NBA Rookie Projections: Cody Zeller

Jun 28, 2013; Charlotte, NC, USA; Charlotte Bobcats first round draft pick Cody Zeller (middle), general manager Rich Cho (left), and president of basketball operations Rod Higgins (right) hold up jersey during the introduction press conference at Time Warner Arena. Mandatory Credit: Curtis Wilson-USA TODAY Sports

Team: Charlotte Bobcats

Position: Power Forward

Role: Starting Forward

Analysis: Let’s list Charlotte’s power forwards over the past three years; Bismack Biyombo, Josh McRoberts, D.J. White, Hakim Warrick, Tyrus Thomas, Eduardo Najera and Dante Cunningham. It goes without saying, Cody Zeller is a whopping upgrade, at a position where spacing is needed to survive offensively in today’s NBA.

Zeller is a super athletic power forward, who can run the floor, post-up or face-up to the basket. Barring injuries, expect him to be the starting power forward come opening night.

By far his finest asset, is his ability to run the floor and finish in transition. Zeller made a living at Indiana off of rim runs and darting past defenders in transition. He has great hands for a seven-footer and is capable of taking a dribble to gather himself, and finish at the rim. There’s an excess of seven-footers who can’t post-up without traveling, move their feet as if they’re dragging weights and have hands the equivalent of Bismack Biyombo(Sorry). Zeller is already more valuable than most rotational big men, even if he hasn’t played a single minute of NBA basketball yet. The Bobcats ranked 22nd in transition scoring, and shot 52% in that situation, per synergy. Needless to say, Zeller assists Charlotte’s transition scoring needs.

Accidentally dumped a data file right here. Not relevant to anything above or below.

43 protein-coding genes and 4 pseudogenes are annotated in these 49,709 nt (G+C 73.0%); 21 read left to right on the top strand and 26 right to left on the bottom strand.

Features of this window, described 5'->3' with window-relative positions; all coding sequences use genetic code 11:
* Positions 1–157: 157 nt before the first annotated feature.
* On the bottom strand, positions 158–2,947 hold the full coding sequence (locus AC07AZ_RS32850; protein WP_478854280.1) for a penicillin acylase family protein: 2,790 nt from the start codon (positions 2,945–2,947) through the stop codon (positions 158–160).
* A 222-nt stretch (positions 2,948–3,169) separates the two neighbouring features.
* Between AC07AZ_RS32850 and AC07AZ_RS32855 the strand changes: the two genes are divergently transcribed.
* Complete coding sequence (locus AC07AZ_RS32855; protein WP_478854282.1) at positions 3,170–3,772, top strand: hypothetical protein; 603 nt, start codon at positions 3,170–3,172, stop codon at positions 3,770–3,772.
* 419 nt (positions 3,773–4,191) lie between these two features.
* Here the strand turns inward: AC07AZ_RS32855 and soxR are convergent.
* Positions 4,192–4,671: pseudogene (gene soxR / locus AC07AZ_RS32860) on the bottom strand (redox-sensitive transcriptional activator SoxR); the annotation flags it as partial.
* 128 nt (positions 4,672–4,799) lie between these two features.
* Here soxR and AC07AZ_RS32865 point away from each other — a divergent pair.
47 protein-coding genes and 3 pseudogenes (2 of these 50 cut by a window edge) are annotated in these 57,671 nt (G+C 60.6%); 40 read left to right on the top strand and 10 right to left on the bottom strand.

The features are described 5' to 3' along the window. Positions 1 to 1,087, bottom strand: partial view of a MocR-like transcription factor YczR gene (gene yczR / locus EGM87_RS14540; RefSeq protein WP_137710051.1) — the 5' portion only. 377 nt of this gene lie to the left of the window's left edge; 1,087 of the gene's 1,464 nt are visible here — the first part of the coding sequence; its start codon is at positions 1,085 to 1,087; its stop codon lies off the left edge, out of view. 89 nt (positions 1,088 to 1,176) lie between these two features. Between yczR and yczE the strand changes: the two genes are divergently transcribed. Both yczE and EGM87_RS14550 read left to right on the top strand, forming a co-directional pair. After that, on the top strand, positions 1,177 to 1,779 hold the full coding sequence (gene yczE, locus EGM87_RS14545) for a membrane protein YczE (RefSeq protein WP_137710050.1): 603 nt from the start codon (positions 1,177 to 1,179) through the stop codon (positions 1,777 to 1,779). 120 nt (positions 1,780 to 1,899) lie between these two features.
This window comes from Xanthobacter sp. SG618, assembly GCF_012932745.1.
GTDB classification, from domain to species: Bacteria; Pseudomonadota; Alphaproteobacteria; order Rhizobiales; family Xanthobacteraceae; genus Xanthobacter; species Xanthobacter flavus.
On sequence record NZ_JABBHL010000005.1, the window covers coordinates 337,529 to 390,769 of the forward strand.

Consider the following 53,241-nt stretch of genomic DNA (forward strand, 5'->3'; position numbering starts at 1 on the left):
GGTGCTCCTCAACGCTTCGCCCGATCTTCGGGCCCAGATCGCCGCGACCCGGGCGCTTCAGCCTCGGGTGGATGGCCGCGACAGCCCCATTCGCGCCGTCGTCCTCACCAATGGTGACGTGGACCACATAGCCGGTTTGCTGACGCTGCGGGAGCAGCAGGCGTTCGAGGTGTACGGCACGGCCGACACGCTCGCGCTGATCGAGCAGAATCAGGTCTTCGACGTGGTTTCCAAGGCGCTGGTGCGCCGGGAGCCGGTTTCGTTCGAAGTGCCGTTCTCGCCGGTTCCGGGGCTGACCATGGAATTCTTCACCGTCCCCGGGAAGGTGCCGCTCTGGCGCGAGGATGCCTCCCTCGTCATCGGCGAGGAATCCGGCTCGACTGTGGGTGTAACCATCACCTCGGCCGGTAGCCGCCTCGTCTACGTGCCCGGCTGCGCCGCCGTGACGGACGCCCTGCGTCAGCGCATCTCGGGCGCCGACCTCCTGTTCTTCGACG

As a team, Charlotte was horrible offensively — finishing 28th in points per possession, 27th in three-point percentage, and dead last in field goal, effective field goal and true shooting percentage last season. Yikes. To sum it up, the Bobcats couldn’t shoot inside the three-point line or outside of it. Drafting Zeller doesn’t drastically enhance Charlotte’s offensive woes, but it helps and provides third year guard, Kemba Walker, an appealing option to pass to, in pick-and-roll situations or on post-ups. And perhaps, this opens up passing and dribbling lanes to free up other players on the floor.

Zeller averaged 1.29 points per possession as a pick-and-roll man, in his last season as a Hoosier. Charlotte ranked 28th in scoring using the pick man, per synergy. Zeller is an immediate upgrade in the pick-and-roll, where he’s capable of catching the ball and making a wise decision, whether that decision is to shoot a jumpshot, take one dribble and score, or pass to an open Bobcat or Hornet in the 2014-2015 season. The Kemba-Zeller pick-and-roll could gain a lot of steam, and conceivably boosting their scoring per possession somewhat closer to league-average.

Even if Zeller lives up to his offensive arsenal, like most rookies, Zeller will need to learn the complexities of an NBA defense if he wants to play a lot of minutes.

Nonetheless, Zeller will play many minutes due to the fact that there’s no one on Charlotte’s front-court that provides nearly the same offensive value.

Statistical Prediction: 11.8 PPG, 5.4 RPG, 49% FG

 

Topics: Charlotte Bobcats, Cody Zeller, NBA Offseason

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  • Douglas J. Bender

    Charlotte would be wise to give Zeller more of a green light when it comes to scoring, to boost his confidence, and boost the offense itself. That will pay dividends down the road, when Zeller will have the confidence to then increase his scoring even further. If they try to limit him to just 10-13 ppg, I think that might develop in him a mindset that he’s not a scorer, or it will hinder his confidence. But this is just a feeling I have, and I could be wrong.

  • Conner David Boyd

    Teams are going to be doubling Jefferson, and watching the lanes for any one of the wing players (or Kemba) to make a cut to the rim. Zeller’s going to have a lot of room to operate, and he’s a much better rebounder than you’re giving him credit for.

    If he plays 32 minutes (he’ll probably play less, but let’s use that as the standard), he’ll have the potential to score around 15+ PPG and grab 8 or so rebounds. He’s not some white putz who can’t jump or fight for rebounds… he’ll dig in around the rim, and him and Big Al will grab a ton of rebounds.